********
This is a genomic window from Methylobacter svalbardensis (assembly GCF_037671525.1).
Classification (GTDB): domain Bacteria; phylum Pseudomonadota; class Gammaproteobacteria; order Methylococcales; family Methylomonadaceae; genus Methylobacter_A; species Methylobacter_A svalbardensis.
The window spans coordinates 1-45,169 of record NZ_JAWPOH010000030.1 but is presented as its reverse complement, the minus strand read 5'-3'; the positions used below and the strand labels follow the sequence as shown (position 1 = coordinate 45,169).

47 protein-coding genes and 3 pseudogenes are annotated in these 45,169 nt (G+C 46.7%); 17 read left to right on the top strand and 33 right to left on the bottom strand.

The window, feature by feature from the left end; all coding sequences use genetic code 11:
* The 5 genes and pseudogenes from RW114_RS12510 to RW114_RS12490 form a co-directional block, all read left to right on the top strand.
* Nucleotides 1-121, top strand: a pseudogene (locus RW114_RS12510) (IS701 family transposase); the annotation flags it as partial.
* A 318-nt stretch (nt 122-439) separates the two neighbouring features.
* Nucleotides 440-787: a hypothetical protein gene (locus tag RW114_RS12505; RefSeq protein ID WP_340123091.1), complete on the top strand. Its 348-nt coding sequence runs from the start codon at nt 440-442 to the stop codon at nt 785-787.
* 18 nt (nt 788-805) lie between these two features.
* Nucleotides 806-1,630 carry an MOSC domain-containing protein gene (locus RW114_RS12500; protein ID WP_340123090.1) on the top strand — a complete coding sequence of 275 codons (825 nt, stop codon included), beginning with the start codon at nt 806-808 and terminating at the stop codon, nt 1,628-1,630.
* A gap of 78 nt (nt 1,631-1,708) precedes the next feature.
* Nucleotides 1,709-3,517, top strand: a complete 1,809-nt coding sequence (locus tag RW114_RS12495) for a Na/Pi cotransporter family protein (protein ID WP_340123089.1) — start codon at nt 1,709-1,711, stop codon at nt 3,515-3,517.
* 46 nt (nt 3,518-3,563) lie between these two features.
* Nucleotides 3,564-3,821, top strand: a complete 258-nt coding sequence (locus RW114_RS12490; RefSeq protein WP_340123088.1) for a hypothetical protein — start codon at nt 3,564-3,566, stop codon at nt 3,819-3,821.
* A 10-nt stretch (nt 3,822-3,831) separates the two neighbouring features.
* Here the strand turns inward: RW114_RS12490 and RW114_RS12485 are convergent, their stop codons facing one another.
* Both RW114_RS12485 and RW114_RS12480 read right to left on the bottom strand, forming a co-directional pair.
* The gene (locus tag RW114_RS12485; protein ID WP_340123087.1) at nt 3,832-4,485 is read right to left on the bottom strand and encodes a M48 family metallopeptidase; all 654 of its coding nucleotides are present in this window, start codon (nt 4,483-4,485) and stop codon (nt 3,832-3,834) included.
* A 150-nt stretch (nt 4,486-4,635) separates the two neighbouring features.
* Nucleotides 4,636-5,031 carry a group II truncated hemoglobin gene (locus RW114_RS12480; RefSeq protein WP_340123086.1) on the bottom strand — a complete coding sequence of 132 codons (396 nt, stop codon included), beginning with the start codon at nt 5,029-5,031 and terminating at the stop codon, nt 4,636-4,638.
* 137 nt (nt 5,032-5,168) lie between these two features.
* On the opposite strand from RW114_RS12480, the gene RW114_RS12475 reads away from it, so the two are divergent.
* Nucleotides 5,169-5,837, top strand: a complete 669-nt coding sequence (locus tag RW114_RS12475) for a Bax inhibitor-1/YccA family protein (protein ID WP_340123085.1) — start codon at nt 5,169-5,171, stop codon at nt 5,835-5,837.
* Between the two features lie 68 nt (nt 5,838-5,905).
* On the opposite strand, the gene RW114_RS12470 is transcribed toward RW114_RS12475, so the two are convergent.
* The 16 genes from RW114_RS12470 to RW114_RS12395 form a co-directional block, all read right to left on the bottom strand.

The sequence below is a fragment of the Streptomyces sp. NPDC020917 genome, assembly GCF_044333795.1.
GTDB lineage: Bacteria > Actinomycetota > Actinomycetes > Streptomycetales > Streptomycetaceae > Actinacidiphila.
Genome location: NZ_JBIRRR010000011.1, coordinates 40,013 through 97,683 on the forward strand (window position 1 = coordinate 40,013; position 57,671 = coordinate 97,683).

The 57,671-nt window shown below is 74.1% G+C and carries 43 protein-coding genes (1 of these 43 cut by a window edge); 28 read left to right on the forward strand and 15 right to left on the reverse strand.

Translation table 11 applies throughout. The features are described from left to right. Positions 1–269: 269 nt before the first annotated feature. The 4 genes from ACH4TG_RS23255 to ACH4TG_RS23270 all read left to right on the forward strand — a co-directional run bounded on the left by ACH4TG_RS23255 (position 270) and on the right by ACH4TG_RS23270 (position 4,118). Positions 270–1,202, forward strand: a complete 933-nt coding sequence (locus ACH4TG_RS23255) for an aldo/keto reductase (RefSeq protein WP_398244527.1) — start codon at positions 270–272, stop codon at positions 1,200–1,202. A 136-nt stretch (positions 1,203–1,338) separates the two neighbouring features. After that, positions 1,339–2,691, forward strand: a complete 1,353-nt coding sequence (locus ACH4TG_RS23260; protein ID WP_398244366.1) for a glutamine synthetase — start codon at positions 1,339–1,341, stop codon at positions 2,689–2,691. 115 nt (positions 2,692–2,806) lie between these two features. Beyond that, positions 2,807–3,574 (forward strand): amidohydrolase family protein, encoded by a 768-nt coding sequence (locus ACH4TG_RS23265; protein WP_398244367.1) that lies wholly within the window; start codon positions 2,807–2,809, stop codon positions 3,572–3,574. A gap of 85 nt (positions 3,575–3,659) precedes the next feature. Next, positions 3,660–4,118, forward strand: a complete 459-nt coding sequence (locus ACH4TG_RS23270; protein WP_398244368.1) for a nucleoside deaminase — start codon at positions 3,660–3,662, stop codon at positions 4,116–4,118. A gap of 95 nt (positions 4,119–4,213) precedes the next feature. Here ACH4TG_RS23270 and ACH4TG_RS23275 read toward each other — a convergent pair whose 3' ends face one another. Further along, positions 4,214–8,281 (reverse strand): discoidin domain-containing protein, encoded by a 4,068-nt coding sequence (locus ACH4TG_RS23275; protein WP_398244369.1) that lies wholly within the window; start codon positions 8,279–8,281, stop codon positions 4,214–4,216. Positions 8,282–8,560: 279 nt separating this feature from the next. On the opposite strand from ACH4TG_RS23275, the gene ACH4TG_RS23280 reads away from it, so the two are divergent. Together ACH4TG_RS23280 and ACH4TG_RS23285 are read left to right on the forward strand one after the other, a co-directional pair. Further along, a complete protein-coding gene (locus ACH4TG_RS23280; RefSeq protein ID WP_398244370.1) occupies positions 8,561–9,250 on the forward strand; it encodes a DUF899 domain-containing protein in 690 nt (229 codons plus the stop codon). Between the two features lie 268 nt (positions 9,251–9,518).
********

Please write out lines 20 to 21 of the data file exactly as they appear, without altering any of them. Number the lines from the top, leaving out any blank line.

* A 150-nt stretch (nt 4,486-4,635) separates the two neighbouring features.
* Nucleotides 4,636-5,031 carry a group II truncated hemoglobin gene (locus RW114_RS12480; RefSeq protein WP_340123086.1) on the bottom strand — a complete coding sequence of 132 codons (396 nt, stop codon included), beginning with the start codon at nt 5,029-5,031 and terminating at the stop codon, nt 4,636-4,638.